HMS Amphion (1798)

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History
Royal Navy EnsignUnited Kingdom
Name: HMS Amphion
Builder: Betts, Mistleythorn
Launched: 19 March 1798
Fate:
  • Sunk as a breakwater in November 1820
  • Wreck sold in September 1823
General characteristics as built
Class and type: 32-gun fifth rate frigate
Tons burthen: 914 (bm)
Length: 144 ft (43.9 m) (gundeck)
Beam: 37 ft 6 in (11.4 m)
Propulsion: Sails
Sail plan: Full rigged ship
Armament: 26 x 18-pounder long guns + 6 x 24-pounder carronades + 6 x 6-pounder long guns

HMS Amphion was a 32-gun fifth rate frigate of the Royal Navy. She served during the Napoleonic Wars.

Amphion was built by Betts, of Mistleythorn, and was launched on 19 March 1798.

Career[edit]

Amphion's first mission was to Jamaica in 1798, but by 1799 she was off Southern Spain under Captain Bennett. That year she captured a Spanish letter of marque, Nuestra Senora del Corvodorvya (alias Asturiana), on 25 November 1799. Asturiana was armed with eighteen 8-pounder and two 12-pounder guns, and four 36-pounder howitzers. She and her crew of 180 men were sailing from Cadiz to La Vera Cruz with a valuable cargo. She had been part of a convoy of five vessels.[1] Amphion shared with Alarm in the head-money that was finally paid in March 1829.[2]

Amphion remained in the Mediterranean until the Peace of Amiens. In 1802 Amphion was employed in attacking British smugglers in the English Channel and later conveyed the ambassador to Portugal to Lisbon.

In 1803 Amphion was paid off but later recommissioned and transported Horatio Nelson to the Mediterranean to take command. She remained in the Mediterranean under Captain Samuel Sutton, and was part of the fleet blockading Toulon. Amphion was one of the ships selected to hunt and capture the Spanish treasure fleet destroyed at the Action of 5 October 1804. In October 1805 the captaincy was given to William Hoste at Lisbon, and he sailed to Gibraltar and subsequently Algiers before operating off Cadiz and Sicily.

After the battle of Trafalgar on 21 October 1805, Amphion was at the blockade of Cadiz. On 25 November, Thunderer detained the Ragusan ship Nemesis, which was sailing from Isle de France to Leghorn, Italy, with a cargo of spice, indigo dye, and other goods.[3] Amphion shared the prize money with ten other British warships.[4]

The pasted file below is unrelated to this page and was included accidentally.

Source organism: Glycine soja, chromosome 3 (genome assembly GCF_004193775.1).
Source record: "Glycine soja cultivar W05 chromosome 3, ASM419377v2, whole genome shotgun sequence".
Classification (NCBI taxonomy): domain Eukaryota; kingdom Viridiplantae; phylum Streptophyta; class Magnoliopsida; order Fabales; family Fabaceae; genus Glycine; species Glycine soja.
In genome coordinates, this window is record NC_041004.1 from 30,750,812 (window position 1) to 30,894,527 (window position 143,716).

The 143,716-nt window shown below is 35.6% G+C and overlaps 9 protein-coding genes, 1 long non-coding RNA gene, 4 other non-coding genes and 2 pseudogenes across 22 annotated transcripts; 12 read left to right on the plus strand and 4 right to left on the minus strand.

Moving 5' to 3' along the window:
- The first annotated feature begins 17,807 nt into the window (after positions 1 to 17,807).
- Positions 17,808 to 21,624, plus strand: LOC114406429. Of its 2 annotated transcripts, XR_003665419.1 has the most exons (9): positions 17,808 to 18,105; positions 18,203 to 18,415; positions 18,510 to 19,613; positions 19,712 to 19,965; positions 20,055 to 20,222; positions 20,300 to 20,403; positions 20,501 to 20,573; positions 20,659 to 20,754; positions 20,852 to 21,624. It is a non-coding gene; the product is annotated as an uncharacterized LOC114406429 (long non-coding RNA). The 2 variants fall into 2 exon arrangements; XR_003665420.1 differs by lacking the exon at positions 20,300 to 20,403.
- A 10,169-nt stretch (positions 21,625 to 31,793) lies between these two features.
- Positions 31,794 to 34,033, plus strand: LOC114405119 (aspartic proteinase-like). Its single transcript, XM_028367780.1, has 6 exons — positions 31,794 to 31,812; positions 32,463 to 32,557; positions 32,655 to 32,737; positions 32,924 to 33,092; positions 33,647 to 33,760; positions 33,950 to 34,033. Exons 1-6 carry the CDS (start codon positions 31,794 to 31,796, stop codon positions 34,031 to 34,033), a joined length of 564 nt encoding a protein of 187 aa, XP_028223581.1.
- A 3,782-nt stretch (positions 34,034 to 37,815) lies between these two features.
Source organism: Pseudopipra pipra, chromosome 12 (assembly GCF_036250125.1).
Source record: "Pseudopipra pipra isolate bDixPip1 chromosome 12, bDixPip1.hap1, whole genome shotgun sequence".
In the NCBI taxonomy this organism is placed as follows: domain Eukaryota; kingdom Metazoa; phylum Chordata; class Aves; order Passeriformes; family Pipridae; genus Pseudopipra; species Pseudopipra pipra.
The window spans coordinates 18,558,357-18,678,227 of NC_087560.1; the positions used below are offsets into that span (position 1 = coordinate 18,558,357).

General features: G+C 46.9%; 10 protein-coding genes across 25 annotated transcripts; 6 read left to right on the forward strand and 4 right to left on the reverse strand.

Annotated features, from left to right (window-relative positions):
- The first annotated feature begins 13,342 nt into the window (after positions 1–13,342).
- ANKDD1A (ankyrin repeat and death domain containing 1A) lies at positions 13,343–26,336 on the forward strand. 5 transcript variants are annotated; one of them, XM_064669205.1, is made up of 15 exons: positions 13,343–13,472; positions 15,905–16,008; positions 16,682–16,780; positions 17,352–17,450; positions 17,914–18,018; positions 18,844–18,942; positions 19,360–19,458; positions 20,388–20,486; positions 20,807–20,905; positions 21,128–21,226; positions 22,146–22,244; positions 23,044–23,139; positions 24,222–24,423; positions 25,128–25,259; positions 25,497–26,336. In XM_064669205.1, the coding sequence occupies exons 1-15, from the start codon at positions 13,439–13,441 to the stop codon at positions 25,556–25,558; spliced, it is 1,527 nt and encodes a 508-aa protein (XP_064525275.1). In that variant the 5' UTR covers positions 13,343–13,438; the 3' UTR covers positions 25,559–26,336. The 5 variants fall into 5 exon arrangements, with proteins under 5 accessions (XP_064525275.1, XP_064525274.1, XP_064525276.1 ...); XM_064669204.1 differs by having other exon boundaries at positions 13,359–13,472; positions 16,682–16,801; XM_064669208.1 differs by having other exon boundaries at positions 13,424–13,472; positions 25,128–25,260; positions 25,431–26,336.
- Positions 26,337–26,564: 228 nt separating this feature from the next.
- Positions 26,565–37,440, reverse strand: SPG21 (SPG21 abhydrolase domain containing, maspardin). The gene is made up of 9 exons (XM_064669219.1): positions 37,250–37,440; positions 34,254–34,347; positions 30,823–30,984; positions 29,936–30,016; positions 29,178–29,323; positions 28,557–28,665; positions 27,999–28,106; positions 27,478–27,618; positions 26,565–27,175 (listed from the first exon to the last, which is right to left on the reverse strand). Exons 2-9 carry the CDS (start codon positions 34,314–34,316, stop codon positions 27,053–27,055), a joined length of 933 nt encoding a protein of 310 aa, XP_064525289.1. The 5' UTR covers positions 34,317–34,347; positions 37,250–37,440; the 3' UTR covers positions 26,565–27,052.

In May 1808, Hoste was ordered to attack the French frigate Baleine off Rosas. Amphion succeeded in destroying the vessel without severe loss and in November joined HMS Unite off Trieste in the Adriatic. There Hoste operated against French and Italian shipping for the next three years, sailing from Lissa and periodically refitting at Malta. In this time, Hoste managed to capture or destroy huge quantities of French supplies and provoked the attention of a French squadron under Bernard Dubourdieu. In March 1811, Dubourdieu attacked at the Battle of Lissa and was heavily defeated, Amphion's fire killing Dubourdieu and wrecking his flagship. Two other ships were captured, but Hoste was wounded and the ship returned to Britain.

In 1813 Amphion was attached to the North Sea fleet and late in the year her crew landed on Schouwen-Duiveland in the Netherlands and captured the island. In early 1814 Amphion continued to attack French shore positions along the North Sea coast but with the end of the war returned to Britain. In 1818 Amphion sailed to Brazil and in 1820 she was decommissioned.

Fate[edit]

In November 1820 year she was sunk as a breakwater at Woolwich. The wreck was subsequently sold in September 1823 to Joiliffe and Banks for breaking up.

Citations and references[edit]

Citations
  1. ^ "No. 15233". The London Gazette. 22 February 1800. p. 187. 
  2. ^ "No. 18553". The London Gazette. 24 February 1829. p. 353. 
  3. ^ "No. 15885". The London Gazette. 28 January 1806. p. 129. 
  4. ^ "No. 16364". The London Gazette. 24 April 1810. p. 617. 
References